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A conversation with the social care sector

Posted by: , Posted on: - Categories: children's services, social care professionals

Having been with Ofsted for over a year now, I want to start sharing some of my thoughts with more people. That way, I hope we can have a conversation about the big issues that social workers and other social care professionals deal with in their working day.

I also want to be able to counter some of the prevailing myths about social care inspections, and discuss what is really best for children.


I believe we must all have the highest possible aspirations for each and every child, regardless of their background. However, I think our focus on the final outcome has meant that we have not always considered more important matters - for example, how much improvement has been made since the last time a social worker saw a child, or whether or not the residential staff feel well-equipped to help children with their homework.

If we’re to get it right for children in care, we really need to find ways to support their learning, with local authorities acting like the tiger mothers we read about so frequently in the press.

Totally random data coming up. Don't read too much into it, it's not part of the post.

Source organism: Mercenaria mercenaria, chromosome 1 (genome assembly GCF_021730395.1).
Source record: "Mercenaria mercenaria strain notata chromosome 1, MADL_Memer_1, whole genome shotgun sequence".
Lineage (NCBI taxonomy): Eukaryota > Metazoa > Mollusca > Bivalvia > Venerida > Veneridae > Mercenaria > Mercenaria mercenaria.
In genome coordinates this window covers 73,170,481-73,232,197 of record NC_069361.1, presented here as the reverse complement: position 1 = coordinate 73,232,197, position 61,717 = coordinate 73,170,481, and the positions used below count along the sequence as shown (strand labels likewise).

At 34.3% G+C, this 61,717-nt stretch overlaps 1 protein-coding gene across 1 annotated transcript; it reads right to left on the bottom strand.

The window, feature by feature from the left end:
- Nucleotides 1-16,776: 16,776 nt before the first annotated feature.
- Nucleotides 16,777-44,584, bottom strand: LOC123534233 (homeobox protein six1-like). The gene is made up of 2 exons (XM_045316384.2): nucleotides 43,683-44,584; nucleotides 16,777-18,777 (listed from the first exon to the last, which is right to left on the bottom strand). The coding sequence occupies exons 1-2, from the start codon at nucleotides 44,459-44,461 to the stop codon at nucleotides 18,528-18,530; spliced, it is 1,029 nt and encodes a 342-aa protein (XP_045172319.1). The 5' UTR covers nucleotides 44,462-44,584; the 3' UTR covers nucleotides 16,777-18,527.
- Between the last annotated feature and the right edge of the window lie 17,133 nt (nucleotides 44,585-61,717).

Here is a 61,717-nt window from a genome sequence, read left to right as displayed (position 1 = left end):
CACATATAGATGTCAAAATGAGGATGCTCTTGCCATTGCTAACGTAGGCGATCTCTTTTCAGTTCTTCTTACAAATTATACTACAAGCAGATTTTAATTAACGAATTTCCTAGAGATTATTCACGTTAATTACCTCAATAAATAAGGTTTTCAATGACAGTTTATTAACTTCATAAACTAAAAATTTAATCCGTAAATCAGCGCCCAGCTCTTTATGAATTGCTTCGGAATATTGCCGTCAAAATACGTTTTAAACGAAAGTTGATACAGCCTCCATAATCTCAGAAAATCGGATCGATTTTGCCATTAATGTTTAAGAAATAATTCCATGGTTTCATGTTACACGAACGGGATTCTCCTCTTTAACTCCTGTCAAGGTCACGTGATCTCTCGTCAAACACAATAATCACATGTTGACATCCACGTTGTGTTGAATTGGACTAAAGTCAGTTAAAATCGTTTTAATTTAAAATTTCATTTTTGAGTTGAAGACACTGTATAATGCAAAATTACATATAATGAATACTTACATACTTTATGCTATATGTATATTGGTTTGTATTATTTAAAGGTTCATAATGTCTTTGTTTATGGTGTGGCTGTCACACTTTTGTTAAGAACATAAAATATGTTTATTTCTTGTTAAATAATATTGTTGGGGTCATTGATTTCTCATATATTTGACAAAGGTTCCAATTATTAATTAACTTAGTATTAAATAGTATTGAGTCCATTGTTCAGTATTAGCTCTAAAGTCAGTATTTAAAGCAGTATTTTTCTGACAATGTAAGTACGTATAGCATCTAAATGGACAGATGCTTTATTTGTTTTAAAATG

Over the coming months I want to look at the impact of inspection, and at some of the other issues that have been highlighted through inspection and have now entered the national debate.


One of those is caseloads - something I feel particularly strongly about. Determining the right number of cases is complex, but social workers and inspectors know when caseloads are too high.

I also want to write more about how we inspect the impact of social work on children. Talking to social workers - something our inspectors always do - is one of the most revealing ways of understanding how children’s lives are being improved. We will of course continue these conversations under the new inspection arrangements for local authority children’s services that come in January 2018.

Rewards and challenges

Another thing I want to discuss are the rewards and challenges of working directly with children and caring for them on a day-to-day basis in our children’s homes, in foster homes, in residential special schools, and in all the other places children live or visit.

Our new common inspection arrangements for social care are on the horizon. In the coming weeks, I will write more about what they are, and about what we have learnt from the pilots. Once we start inspecting under the new framework, in April, I will reflect on how it's working in practice.

There will be more to say on these subjects soon. In the meantime, I would welcome your feedback and suggestions for any other topics you would like me to talk about in my future blog posts. You can, if you wish, post comments below.

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